Fonds MG2042 - Robert Bell Fonds

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Robert Bell Fonds

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  • 1858-1907 (Creation)
    Bell, Robert, 1841-1917

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20 cm of textual records

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Biographical history

Robert Bell was born in Toronto. He was the son of Rev. Andrew Bell (an early pioneer in Canadian geology), and the older brother of John Bell 1845-1878 (fellow McGill graduate and friend/colleague of William Osler). In 1861, at the age of 19, Robert Bell graduated from McGill with a Bachelor of Science. From 1863 to 1867 he taught chemistry and natural science at Queen's University, but it was his connection with the Geological Survey of Canada, one which went back as far as 1857, which dominated his professional life. Bell was responsible for surveys covering northern Québec and Ontario, northern Manitoba, Alberta, and the Northwest Territories. He also took part in expeditions to Hudson's Bay (1884, 1885 and 1897) and Baffinland (1897). He served as director of the Survey from 1901 to 1906. See also Section II. McGill Students; Special Collection: Medical Students' Notes
It was Bell’s connection with the Geological Survey of Canada, which he began in 1857, that dominated much of his professional life. Over the years, he was responsible for Canadian surveys covering northern Quebec and Ontario, northern Manitoba, Alberta, and the Northwest Territories. He also took part in early expeditions to Hudson’s Bay (1884, 1885 and 1897) and Baffinland (1897). Bell would go on to serve as Director of Survey from 1901 to 1906. Throughout his career, Bell was instrumental in naming more than 3000 geographical features such as hills, promontories, rivers, and places for possible habitation. The Geological Survey Board acknowledged his legacy by naming the Bell River in western Quebec after him, as well as naming Bell Island in Hudson Bay in his honour.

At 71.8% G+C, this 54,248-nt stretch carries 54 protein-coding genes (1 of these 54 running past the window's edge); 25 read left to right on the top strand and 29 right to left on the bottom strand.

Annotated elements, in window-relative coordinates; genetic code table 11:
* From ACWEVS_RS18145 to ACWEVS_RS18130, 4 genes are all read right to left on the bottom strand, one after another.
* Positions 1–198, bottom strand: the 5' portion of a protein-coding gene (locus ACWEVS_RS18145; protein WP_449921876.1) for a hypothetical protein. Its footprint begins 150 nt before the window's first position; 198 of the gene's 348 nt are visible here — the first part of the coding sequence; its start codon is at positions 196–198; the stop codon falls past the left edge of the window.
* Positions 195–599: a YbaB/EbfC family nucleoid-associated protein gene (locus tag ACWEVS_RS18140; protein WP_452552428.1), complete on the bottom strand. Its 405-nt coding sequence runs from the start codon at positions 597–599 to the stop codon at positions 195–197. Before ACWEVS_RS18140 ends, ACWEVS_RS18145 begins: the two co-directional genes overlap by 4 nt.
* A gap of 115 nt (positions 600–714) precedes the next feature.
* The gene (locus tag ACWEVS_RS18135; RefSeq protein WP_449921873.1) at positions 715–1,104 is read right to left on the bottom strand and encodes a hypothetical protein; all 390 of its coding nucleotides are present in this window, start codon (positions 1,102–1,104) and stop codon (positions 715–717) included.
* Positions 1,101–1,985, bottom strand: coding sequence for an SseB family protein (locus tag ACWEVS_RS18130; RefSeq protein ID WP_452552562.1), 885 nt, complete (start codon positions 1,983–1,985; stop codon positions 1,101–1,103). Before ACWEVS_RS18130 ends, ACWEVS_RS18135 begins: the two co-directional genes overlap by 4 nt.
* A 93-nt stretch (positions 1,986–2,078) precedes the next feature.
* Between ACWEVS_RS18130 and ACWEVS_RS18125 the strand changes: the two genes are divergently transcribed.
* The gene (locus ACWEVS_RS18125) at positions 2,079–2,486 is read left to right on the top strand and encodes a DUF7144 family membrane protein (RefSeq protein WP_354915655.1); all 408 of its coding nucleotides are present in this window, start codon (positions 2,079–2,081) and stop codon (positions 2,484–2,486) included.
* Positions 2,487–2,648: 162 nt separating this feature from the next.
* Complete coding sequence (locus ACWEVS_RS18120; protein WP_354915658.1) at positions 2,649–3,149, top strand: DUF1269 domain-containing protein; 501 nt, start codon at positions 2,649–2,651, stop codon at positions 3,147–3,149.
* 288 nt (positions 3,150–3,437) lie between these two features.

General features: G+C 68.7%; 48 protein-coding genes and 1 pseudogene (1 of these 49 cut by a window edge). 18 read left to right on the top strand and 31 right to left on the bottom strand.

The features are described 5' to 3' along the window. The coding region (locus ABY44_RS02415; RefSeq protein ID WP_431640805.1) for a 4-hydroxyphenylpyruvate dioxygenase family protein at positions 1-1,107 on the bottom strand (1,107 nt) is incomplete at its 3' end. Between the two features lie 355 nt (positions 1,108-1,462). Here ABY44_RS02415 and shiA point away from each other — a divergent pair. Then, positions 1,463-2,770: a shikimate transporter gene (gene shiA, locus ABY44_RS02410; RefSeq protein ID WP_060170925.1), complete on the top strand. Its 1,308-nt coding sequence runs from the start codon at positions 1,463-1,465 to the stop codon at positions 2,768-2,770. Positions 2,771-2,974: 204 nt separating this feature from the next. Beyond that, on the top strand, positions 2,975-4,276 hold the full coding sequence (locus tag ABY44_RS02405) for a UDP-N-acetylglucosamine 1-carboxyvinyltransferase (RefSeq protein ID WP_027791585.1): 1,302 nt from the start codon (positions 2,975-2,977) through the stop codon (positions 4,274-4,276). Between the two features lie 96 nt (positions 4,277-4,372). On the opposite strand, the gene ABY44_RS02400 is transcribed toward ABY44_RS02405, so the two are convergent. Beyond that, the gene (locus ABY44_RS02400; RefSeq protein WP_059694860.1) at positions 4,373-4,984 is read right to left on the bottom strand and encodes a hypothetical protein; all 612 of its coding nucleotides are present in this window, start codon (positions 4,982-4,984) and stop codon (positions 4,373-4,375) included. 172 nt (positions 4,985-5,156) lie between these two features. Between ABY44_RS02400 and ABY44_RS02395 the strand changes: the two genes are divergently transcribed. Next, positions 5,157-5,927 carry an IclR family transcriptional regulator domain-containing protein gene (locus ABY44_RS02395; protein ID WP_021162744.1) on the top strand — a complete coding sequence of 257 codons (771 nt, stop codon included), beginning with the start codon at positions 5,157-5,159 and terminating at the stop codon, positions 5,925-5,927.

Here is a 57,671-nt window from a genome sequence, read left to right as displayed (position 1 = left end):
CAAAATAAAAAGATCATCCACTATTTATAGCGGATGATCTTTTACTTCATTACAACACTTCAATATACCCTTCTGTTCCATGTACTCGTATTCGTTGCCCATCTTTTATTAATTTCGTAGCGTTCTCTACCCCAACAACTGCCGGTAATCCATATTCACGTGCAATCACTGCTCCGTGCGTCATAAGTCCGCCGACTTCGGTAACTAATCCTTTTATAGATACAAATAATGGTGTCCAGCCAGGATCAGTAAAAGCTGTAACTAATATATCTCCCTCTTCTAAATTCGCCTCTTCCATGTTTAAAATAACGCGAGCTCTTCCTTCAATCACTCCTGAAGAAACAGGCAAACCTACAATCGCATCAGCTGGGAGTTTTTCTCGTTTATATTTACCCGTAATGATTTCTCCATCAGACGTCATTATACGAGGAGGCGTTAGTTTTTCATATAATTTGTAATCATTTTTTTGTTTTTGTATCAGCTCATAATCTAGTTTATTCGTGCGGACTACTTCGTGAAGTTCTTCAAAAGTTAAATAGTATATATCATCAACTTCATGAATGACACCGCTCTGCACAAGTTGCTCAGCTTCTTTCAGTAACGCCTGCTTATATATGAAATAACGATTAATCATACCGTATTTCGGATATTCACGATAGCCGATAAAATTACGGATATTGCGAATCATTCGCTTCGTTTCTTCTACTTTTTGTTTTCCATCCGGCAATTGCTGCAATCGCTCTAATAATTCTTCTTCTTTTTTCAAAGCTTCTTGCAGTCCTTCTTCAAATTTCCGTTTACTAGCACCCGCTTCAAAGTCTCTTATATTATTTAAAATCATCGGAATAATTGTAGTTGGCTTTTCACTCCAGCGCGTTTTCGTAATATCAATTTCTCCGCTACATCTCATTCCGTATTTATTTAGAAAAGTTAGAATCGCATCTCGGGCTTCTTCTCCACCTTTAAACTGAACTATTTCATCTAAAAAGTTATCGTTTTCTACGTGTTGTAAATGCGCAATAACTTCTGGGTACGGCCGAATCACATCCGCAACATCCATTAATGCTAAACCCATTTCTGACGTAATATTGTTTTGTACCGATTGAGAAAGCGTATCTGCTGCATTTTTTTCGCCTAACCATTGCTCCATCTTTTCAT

Bell was impressively known as a ‘doctor-explorer’, as he had returned to McGill and earned an MD in 1878 at the age of 37. Fifteen years later, he was given an LLD by Queen’s in 1893 and was made a DSc at McGill in 1901. His services to science were also recognized by Cambridge University in another doctorate of science (ScD) in 1903. In that same year, he was awarded the Companionship of the Imperial Service Order (ISO) from the British government. Robert Bell’s professional honours included the Patron’s Medal of the Royal Geographical Society and the Cullum Gold Medal from the American Geographical Society.

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Bell's papers are evenly divided between student notebooks and professional correspondence. The notebooks for his undergraduate courses in mathematics, physical and biological sciences, and engineering cover the period 1858-1861. His correspondence includes letters from John William Dawson, George Mercer Dawson, Archibald Byron Macallum, Henry Taylor Bovey, C.H. McLeod, B.J. Harrington, David Ross McCord, and Major H.H. Lyman, largely on Bell's expeditions and publications, and on the affairs of the Geological Survey and the McGill Graduates' Society, 1898-1907.

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